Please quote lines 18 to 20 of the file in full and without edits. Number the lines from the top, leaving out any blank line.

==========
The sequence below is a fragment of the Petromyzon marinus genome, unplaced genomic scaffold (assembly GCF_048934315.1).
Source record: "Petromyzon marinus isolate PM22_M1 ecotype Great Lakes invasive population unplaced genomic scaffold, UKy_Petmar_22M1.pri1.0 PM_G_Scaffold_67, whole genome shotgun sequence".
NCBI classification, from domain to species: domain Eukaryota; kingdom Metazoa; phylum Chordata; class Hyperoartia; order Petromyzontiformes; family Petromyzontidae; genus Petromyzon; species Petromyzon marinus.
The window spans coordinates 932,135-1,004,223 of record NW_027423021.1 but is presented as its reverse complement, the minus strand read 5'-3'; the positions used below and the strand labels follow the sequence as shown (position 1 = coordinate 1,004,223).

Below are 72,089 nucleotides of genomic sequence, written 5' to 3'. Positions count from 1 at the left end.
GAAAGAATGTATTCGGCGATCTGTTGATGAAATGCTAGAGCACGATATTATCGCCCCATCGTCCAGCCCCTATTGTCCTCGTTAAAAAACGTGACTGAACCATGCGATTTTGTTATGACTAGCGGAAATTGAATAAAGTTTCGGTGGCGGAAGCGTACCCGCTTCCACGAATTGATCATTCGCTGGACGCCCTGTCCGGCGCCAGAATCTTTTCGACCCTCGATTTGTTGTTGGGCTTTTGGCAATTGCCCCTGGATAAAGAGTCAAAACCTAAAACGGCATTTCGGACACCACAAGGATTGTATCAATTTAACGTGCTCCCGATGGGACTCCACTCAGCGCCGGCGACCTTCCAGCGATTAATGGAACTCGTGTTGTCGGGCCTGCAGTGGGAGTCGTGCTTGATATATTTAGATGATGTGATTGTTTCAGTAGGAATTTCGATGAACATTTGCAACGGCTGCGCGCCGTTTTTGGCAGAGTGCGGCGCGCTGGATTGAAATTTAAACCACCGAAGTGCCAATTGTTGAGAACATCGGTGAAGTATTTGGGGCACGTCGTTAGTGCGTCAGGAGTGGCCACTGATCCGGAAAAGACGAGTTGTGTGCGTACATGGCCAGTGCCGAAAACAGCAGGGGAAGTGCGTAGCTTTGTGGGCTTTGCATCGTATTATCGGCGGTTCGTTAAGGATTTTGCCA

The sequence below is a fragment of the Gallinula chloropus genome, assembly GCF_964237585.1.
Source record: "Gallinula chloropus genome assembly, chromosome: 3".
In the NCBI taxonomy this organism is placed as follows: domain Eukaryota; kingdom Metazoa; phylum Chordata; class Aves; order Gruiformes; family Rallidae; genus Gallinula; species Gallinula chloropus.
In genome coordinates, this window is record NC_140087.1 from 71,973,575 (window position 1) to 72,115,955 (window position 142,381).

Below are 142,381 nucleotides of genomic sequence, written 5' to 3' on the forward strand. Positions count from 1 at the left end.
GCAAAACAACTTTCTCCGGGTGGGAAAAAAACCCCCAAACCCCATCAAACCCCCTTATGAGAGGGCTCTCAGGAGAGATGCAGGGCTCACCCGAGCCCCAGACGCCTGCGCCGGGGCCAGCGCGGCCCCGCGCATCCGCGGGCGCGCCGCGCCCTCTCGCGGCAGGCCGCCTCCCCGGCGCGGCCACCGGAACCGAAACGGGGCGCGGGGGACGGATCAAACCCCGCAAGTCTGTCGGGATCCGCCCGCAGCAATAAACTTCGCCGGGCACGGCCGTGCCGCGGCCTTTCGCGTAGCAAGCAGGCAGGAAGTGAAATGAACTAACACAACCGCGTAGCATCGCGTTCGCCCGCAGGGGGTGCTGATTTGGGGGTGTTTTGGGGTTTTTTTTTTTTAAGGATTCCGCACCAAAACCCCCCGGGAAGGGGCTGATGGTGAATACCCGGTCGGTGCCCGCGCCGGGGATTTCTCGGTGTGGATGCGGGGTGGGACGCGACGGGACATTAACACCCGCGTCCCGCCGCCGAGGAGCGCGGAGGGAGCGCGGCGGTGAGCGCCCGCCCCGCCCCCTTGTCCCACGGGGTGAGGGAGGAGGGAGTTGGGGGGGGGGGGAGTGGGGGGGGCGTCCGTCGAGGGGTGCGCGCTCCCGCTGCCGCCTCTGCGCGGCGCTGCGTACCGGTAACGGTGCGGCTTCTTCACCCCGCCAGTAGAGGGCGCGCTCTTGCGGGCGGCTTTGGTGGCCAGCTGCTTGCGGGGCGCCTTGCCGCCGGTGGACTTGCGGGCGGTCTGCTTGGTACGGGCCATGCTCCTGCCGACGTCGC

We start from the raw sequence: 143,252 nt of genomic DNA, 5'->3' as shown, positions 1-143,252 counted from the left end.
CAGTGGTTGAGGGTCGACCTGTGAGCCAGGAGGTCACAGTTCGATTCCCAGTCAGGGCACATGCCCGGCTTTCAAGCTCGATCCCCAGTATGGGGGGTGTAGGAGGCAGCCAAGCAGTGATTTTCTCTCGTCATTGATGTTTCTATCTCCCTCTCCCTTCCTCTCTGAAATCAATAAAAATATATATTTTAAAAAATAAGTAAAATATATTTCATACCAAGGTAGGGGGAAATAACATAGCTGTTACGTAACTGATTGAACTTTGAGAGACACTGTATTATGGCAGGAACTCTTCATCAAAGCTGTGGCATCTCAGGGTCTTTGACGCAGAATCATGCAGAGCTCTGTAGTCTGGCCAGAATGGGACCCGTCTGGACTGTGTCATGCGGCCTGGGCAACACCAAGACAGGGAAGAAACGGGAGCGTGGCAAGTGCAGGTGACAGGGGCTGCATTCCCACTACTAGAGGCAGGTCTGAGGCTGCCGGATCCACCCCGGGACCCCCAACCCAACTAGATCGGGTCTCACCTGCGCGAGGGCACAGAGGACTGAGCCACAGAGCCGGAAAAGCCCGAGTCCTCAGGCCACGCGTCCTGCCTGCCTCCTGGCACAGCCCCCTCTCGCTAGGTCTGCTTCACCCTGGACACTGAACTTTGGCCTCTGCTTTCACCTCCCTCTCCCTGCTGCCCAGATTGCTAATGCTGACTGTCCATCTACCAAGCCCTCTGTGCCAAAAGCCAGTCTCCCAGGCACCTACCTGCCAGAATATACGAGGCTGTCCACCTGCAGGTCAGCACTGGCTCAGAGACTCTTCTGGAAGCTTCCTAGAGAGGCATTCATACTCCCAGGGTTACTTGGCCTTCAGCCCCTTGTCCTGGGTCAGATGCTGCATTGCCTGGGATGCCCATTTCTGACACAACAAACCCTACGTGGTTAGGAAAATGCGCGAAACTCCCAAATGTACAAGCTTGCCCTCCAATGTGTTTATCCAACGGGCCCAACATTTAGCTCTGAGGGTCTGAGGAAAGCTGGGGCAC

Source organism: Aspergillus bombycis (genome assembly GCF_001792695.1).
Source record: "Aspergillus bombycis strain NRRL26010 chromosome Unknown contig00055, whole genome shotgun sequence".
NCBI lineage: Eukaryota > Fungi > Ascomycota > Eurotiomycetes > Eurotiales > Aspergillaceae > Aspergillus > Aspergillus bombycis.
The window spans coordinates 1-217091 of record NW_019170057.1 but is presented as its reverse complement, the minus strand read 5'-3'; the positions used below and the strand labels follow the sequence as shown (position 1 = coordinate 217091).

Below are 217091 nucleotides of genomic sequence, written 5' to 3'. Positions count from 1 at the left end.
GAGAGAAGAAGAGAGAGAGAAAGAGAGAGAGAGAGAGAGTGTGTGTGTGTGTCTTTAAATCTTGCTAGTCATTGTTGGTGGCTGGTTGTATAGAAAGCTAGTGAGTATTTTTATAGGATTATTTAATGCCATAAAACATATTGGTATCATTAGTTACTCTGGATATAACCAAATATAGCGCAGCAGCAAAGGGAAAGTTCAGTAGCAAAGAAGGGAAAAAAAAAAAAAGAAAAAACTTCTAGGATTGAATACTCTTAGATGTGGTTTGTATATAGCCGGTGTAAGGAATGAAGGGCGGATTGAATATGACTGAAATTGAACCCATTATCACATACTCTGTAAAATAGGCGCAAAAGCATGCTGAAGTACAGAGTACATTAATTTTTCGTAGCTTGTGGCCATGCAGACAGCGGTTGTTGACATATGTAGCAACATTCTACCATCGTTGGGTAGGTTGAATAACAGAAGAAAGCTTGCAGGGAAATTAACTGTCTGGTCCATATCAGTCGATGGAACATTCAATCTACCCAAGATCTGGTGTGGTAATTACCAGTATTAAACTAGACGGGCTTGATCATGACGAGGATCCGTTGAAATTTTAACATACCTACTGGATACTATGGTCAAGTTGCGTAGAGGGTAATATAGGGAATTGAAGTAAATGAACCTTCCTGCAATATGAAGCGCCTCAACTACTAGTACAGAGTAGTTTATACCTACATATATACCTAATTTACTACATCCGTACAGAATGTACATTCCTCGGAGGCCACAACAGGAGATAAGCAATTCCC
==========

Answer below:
The window spans coordinates 1-217091 of record NW_019170057.1 but is presented as its reverse complement, the minus strand read 5'-3'; the positions used below and the strand labels follow the sequence as shown (position 1 = coordinate 217091).

Below are 217091 nucleotides of genomic sequence, written 5' to 3'. Positions count from 1 at the left end.
GAGAGAAGAAGAGAGAGAGAAAGAGAGAGAGAGAGAGAGTGTGTGTGTGTGTCTTTAAATCTTGCTAGTCATTGTTGGTGGCTGGTTGTATAGAAAGCTAGTGAGTATTTTTATAGGATTATTTAATGCCATAAAACATATTGGTATCATTAGTTACTCTGGATATAACCAAATATAGCGCAGCAGCAAAGGGAAAGTTCAGTAGCAAAGAAGGGAAAAAAAAAAAAAGAAAAAACTTCTAGGATTGAATACTCTTAGATGTGGTTTGTATATAGCCGGTGTAAGGAATGAAGGGCGGATTGAATATGACTGAAATTGAACCCATTATCACATACTCTGTAAAATAGGCGCAAAAGCATGCTGAAGTACAGAGTACATTAATTTTTCGTAGCTTGTGGCCATGCAGACAGCGGTTGTTGACATATGTAGCAACATTCTACCATCGTTGGGTAGGTTGAATAACAGAAGAAAGCTTGCAGGGAAATTAACTGTCTGGTCCATATCAGTCGATGGAACATTCAATCTACCCAAGATCTGGTGTGGTAATTACCAGTATTAAACTAGACGGGCTTGATCATGACGAGGATCCGTTGAAATTTTAACATACCTACTGGATACTATGGTCAAGTTGCGTAGAGGGTAATATAGGGAATTGAAGTAAATGAACCTTCCTGCAATATGAAGCGCCTCAACTACTAGTACAGAGTAGTTTATACCTACATATATACCTAATTTACTACATCCGTACAGAATGTACATTCCTCGGAGGCCACAACAGGAGATAAGCAATTCCC